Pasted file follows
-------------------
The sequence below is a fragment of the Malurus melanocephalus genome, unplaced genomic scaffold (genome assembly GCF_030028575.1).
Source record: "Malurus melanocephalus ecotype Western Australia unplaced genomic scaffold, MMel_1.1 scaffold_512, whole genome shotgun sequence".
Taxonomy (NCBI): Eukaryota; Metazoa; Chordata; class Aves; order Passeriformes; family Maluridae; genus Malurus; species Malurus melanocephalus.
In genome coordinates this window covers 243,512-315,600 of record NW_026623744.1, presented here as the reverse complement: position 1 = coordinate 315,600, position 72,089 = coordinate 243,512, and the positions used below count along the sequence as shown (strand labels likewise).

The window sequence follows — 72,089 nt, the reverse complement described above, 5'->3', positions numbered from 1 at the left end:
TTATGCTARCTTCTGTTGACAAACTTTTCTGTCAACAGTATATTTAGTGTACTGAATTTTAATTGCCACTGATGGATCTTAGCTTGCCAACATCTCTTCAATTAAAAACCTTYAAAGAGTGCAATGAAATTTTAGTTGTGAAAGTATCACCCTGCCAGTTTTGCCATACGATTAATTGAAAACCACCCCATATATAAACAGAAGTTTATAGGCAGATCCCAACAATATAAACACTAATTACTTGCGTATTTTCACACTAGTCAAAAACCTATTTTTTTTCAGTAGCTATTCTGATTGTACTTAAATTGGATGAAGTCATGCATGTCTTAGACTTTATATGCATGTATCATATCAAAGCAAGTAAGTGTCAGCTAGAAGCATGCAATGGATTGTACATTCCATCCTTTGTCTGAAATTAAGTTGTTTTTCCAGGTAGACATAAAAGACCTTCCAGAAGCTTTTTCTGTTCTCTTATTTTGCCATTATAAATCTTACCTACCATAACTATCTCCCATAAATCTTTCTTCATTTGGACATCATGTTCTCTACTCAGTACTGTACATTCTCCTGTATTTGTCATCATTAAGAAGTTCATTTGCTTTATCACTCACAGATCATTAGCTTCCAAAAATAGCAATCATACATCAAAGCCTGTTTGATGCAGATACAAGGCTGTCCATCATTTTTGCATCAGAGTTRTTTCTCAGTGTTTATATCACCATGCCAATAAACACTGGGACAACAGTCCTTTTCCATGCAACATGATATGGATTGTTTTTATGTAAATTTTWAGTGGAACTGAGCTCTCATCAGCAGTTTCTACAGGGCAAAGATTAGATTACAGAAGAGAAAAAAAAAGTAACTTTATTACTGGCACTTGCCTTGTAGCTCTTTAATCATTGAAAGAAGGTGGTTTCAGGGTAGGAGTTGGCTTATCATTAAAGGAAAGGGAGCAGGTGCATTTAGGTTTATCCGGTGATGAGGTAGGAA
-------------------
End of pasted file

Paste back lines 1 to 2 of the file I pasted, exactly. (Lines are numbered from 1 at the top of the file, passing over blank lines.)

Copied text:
The sequence below is a fragment of the Malurus melanocephalus genome, unplaced genomic scaffold (genome assembly GCF_030028575.1).
Source record: "Malurus melanocephalus ecotype Western Australia unplaced genomic scaffold, MMel_1.1 scaffold_512, whole genome shotgun sequence".